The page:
While they still keep score, preseason football is not about wins and losses. Bill Belichick made that clear last week when didn’t challenge an obvious catch by Jakobi Meyers that was ruled incomplete.
Preseason football, however, can give key insight into what a team is looking to work on and how they might react to certain situations when the games eventually count. So, let’s take a look at a few key sequences from the Patriots week two preseason game, and what these plays could mean for this group moving forward.
1st and goal @ PHI 9, Q1 13:32 – 4 yard run by Damien Harris
2nd and goal @ PHI 5, Q1 12:54 – 5 yard TD run by Damien Harris
The Patriots were gifted excellent field position due to a bad snap and fumble, but red zone situations will be key for this group no matter how they get there. In this sequence it was made pretty clear that this team is going to run the ball a ton when they get close to the goal line. It is important to note that red zone throws will likely become more frequent when Hunter Henry and Jonnu Smith return.
However, the coaching staff seems to have a great deal of confidence in the run game when inside the 10. They rushed the ball three straight times in the second quarter when inside the 10, and again opted for three straight rushes inside the 10 in the third quarter. All three possessions resulted in touchdowns, each time with a different back.
1st and 10 @ NE 26, Q1 10:36 – Cam Newton 18 yard play action pass to Jakobi Meyers
2nd and 9 @ NE 45, Q1 9:25 – Cam Newton 23 yard pass to Kendrick Bourne
1st and 10 @ PHI 32, Q1 8:44 – Cam Newton 10 yard pass to Jakobi Meyers
This sequence was telling for a few reasons. For a team that is expected to almost always run the ball on first down, the Patriots offense ran two pass plays on first down, one of them a play action pass play. Just as establishing the run game can help set up play action, establishing the play action/pass game can help the run game. This strategy of utilizing play action on first down, to then allow for bigger runs later in the game, was often employed by the Cleveland Browns in their previous season.
It not only keeps the defense guessing, but it also allows for the passing offense to gain confidence in the first few possessions. In terms of the execution, all three throws were on the money from Newton. His velocity was excellent and on the pass to Kendrick Bourne he actually stopped Bourne in his spot, which prevented a big hit on Kendrick. Earlier in the week it was reported that Cam threw Matt Lacosse a “hospital pass” which led to an injury for the tight end. It is nice to see Cam make that adjustment in the game as this passing offense will be predicated on attacking the middle of the field, where receivers can easily be led into big hits.
2nd and 11 @ PHI 25, Q1 7:25 – Cam Newton screen pass to James White, 5 yard gain
1st and 20 @ NE 15, Q2 9:08 – Mac Jones screen pass to Sony Michel, 7 yard gain
Although both screen passes picked up positive yardage, it is clear that the offensive linemen are still adjusting to the rule change that restricts below the waist blocks on scrimmage downs. In past seasons the Patriots have often utilized screen passes to their running backs in a variety of situations. Jonnu Smith also received his fair share of screen passes when playing for the Titans, which could be something we see upon his return. The offensive line will definitely need to adjust to this new rule in order maximize potential yardage on these screen looks. Luckily, they have a pretty good head coach who will likely look for numerous ways to modify blocks on these plays.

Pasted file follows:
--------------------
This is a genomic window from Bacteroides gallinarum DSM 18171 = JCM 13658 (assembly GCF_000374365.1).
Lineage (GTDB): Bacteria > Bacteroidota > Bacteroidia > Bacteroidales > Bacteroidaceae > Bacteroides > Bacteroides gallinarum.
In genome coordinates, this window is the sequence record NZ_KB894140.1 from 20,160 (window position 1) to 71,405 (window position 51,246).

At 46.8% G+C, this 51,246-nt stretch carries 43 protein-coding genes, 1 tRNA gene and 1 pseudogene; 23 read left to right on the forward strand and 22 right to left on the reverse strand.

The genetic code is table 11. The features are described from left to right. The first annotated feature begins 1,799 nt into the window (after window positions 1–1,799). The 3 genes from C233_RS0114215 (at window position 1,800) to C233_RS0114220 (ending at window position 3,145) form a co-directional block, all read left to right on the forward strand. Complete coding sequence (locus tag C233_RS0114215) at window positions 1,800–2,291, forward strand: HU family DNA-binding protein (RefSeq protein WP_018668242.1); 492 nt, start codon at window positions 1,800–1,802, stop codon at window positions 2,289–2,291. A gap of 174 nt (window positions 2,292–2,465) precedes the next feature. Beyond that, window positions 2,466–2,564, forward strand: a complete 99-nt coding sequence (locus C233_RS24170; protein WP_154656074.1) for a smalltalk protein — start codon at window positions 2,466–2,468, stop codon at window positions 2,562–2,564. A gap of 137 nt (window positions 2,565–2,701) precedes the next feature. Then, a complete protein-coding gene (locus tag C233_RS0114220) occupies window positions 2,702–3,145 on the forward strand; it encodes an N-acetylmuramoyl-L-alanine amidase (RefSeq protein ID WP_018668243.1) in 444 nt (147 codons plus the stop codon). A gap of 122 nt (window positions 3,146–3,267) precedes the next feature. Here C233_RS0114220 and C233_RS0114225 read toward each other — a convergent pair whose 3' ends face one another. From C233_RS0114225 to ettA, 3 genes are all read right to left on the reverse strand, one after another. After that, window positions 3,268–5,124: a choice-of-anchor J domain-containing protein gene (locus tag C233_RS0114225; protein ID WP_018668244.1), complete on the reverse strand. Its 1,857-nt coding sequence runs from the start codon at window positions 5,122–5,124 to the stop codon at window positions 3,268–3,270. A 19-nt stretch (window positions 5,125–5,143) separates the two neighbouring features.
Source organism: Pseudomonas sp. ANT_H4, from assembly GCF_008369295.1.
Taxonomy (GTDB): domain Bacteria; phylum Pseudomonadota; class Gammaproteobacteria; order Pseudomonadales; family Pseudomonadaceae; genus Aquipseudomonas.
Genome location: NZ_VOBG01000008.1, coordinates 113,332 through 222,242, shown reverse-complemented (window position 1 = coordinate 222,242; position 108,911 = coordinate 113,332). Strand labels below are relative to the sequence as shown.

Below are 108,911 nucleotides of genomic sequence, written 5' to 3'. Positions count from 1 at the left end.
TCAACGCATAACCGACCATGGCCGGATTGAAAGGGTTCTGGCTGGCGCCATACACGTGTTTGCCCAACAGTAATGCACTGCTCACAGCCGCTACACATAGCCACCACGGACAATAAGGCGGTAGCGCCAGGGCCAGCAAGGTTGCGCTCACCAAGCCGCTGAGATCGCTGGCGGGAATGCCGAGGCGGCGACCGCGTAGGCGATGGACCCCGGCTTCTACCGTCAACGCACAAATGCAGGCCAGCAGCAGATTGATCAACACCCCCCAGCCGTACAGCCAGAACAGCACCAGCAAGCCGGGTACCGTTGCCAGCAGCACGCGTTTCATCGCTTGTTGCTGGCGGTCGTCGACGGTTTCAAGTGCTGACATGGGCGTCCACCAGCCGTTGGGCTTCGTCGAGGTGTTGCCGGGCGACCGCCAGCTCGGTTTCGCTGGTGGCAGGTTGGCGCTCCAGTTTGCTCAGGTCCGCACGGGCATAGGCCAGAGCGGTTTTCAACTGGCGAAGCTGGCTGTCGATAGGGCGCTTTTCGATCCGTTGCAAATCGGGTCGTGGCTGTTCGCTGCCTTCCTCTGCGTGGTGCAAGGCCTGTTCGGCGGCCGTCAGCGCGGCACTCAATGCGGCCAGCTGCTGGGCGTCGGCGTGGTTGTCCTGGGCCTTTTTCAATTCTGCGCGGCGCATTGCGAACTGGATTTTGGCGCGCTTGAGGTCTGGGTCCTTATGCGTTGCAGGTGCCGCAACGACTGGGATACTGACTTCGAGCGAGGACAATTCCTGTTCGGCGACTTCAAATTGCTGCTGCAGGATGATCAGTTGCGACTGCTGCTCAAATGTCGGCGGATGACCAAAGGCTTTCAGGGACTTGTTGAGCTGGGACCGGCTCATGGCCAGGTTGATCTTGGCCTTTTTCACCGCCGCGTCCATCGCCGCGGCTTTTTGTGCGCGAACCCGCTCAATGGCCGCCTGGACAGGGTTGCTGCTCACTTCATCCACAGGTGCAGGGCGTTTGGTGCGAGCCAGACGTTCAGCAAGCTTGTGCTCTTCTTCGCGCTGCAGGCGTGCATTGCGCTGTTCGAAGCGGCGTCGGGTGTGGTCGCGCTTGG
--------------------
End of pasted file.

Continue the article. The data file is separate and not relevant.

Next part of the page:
4th and 3 @ NE 9, Q2 11:18 – Kyle Dugger breaks up pass intended for Quez Watkins
Some good and some bad can be found when reviewing this play. Jaylen Mills was beaten pretty badly by Quez Watkins and grabbed his jersey in an attempt to recover. Luckily for Mills the refs missed the jersey grab, and Kyle Dugger was able to make a nice play to break up the pass.
This play marked Dugger’s second pass defense of the day, which is encouraging as pass coverage is an area in which Patriots fans and coaches alike hoped to see Dugger improve. If he continues to thrive in pass coverage, frequent pro-bowl visits could very well be in Kyle Dugger’s future.
First drive of the third quarter – Mac Jones and the Patriots offense ran the two minute drill to perfection
There was too much good during in this drive to boil it down to one sequence. The offense came out of the half running the two minute drill for the entirety of the drive: a great way to practice some situational football. While there were multiple nice plays by Gunner Olszewski and JJ Taylor, the field generalship and pinpoint accuracy of Mac Jones stood out above all else. Jones had multiple 15+ yard completions to Olszewski, and his command of the offense impressed the commentary team, Particularly Scott Zolak.
Jones was also able to showcase his arm strength, which seems to have been unfairly criticized in the past. Perhaps it was because the other top-tier quarterbacks in his draft class have arms that jump off the screen, but reports of Mac having a “weak” arm were definitely exaggerated. No one will confuse Mac Jones’ arm strength for that of a Patrick Mahomes or Josh Allen, but the rookie QB can make any throw that this offense asks of him.
(Photo by Mitchell Leff/Getty Images)